It was here that I got to serve one of the best churches in the Western NC Conference. A truly unique and unusual church. 

And we got to stay in Asheville for eight years!

So I'm blessed. In 25 years of pastoral ministry, this is only the third time I've had to move.

I'm also blessed that I'm married to the most organized person on the face of the planet. Do you see the color coded stickers in the upper right-hand side of the boxes? Each color represents a room in the new house. Lorie's got it all mapped out.

Every morning Lorie gives me a detailed to-do list of what I need to sort/pack/give away. Some husbands might balk at that, but I like the fact that I don't have to think about it. 

I love to read, but man those books are heavy!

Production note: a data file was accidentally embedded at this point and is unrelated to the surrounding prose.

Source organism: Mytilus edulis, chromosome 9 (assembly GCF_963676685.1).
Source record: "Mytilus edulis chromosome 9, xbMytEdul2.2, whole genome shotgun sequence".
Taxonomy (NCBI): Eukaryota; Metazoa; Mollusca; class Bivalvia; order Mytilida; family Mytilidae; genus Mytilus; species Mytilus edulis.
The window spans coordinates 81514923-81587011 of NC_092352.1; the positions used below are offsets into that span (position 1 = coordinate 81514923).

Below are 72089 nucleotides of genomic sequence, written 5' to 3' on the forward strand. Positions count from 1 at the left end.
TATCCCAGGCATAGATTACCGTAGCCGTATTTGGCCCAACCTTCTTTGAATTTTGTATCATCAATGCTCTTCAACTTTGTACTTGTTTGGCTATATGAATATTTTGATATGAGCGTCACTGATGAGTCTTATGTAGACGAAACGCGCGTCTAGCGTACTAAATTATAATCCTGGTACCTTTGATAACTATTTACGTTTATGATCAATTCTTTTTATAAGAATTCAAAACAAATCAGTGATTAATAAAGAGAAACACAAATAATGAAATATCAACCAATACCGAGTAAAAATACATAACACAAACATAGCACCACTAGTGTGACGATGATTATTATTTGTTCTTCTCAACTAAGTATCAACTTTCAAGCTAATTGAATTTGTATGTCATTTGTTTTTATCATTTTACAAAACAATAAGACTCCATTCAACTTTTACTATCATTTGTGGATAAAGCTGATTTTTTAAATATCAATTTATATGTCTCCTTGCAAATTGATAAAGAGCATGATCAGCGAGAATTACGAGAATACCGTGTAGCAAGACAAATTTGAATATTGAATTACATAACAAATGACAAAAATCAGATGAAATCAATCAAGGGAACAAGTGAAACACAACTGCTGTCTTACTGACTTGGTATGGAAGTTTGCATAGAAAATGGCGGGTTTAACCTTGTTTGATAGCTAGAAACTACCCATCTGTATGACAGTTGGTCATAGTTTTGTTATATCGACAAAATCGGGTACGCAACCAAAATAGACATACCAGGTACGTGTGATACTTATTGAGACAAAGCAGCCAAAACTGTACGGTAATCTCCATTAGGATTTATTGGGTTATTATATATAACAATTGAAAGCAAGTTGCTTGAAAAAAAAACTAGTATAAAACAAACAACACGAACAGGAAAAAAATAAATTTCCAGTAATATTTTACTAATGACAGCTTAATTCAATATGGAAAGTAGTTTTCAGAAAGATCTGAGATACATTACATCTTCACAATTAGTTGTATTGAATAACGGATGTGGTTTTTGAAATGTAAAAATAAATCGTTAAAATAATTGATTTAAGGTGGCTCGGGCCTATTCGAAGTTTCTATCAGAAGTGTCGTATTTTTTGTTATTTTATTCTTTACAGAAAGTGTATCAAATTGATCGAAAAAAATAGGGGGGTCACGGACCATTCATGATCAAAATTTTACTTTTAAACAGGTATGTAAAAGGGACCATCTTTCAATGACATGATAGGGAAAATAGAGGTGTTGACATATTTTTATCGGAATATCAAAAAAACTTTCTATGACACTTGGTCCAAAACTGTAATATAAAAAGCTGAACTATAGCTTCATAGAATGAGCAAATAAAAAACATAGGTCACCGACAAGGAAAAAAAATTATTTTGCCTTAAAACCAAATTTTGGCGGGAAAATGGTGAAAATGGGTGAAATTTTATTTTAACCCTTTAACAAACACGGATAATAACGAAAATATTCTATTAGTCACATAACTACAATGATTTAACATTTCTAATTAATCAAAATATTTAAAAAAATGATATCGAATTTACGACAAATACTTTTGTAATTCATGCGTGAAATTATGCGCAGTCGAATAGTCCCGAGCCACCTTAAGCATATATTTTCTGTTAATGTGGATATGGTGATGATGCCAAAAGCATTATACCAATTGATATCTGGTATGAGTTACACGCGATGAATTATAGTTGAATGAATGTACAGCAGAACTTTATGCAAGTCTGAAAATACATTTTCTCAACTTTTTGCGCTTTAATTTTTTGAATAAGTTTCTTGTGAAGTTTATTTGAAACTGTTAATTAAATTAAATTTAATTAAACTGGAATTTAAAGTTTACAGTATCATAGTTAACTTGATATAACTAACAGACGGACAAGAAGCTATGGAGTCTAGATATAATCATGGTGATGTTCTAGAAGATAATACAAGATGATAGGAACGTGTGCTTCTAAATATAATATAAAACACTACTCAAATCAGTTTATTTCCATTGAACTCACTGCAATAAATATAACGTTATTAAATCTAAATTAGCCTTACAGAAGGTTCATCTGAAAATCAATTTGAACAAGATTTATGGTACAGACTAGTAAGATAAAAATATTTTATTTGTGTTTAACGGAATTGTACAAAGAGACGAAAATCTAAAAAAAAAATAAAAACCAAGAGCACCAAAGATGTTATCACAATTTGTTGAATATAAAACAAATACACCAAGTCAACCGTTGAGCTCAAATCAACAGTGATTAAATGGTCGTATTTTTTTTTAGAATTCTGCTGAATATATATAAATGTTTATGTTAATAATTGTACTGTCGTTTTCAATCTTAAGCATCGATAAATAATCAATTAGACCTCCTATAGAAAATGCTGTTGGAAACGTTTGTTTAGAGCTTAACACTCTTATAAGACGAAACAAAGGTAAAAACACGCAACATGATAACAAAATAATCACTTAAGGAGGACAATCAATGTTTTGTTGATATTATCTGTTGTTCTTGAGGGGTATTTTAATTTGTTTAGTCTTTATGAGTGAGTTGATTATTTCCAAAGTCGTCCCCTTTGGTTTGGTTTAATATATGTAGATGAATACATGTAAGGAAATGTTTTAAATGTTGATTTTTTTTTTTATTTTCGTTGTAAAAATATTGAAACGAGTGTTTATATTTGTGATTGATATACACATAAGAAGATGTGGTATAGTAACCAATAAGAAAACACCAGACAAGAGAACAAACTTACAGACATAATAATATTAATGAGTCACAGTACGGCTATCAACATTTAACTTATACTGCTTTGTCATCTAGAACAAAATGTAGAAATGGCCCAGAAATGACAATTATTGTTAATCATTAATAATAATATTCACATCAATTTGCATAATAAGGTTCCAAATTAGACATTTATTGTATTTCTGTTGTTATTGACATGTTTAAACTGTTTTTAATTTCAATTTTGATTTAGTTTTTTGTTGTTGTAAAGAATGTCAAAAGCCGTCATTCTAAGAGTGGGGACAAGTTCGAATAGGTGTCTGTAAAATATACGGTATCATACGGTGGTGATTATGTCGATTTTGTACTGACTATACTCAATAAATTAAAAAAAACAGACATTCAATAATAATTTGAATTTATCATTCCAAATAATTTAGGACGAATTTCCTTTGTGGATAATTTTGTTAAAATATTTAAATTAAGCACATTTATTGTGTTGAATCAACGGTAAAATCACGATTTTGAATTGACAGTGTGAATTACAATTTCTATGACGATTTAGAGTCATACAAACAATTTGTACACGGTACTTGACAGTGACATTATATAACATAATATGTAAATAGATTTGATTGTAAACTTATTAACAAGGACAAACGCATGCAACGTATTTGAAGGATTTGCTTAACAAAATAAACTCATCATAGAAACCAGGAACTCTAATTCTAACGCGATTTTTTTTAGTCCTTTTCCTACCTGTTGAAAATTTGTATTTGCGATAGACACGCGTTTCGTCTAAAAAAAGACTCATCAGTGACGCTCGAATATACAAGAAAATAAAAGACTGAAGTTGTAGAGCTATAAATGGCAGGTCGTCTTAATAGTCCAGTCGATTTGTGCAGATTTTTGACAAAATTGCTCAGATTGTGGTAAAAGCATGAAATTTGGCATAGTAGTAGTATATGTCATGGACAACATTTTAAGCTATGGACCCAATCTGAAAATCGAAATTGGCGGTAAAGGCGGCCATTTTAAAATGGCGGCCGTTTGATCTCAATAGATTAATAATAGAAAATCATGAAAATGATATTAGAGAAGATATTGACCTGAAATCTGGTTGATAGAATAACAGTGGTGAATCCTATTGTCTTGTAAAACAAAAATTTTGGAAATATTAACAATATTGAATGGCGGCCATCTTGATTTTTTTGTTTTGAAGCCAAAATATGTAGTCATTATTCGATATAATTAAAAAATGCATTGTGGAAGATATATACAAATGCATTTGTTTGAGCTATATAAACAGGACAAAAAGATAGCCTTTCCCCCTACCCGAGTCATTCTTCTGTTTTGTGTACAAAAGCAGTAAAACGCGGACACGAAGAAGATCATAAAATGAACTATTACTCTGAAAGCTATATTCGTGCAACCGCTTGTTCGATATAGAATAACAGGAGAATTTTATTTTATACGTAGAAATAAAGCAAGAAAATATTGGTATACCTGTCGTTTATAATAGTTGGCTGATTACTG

I have to admit that I'm starting to get worried, though. Will we get it all done? Will we be ready when the moving truck arrives on July 1? Lorie has 32 grant applications due that day. Thirty-two! And my office is still a total wreck. Books, files, CDs and DVDs scattered everywhere disorganized, and still a fair amount of paperwork and expense reports and stuff I have to take care of before I leave. 

So I better get back to work...

NOTE: The liquor boxes in these pictures are NOT MINE! A very nice church member, protecting my pastoral identity, went to the ABC store and got them for me :)

So Close...

Roan Mountain. I've always wanted to see it. To hike the famous Cloudland Trail. To look out at the awesome view from Roan High Bluff. To see the rhododendrons in bloom. 

On Saturday Lorie and I decided to take a break from packing and head up to Roan Mountain. We drove east to Marion and then north towards the Tennessee border. It was a perfect day--not a cloud in the sky. 

Finally we were driving up Highway 261 -- the twisty mountain road that would put us on Roan Mountain. Lorie noticed that the car started to slow down. No problem, she thought. It's just the steep mountain grade.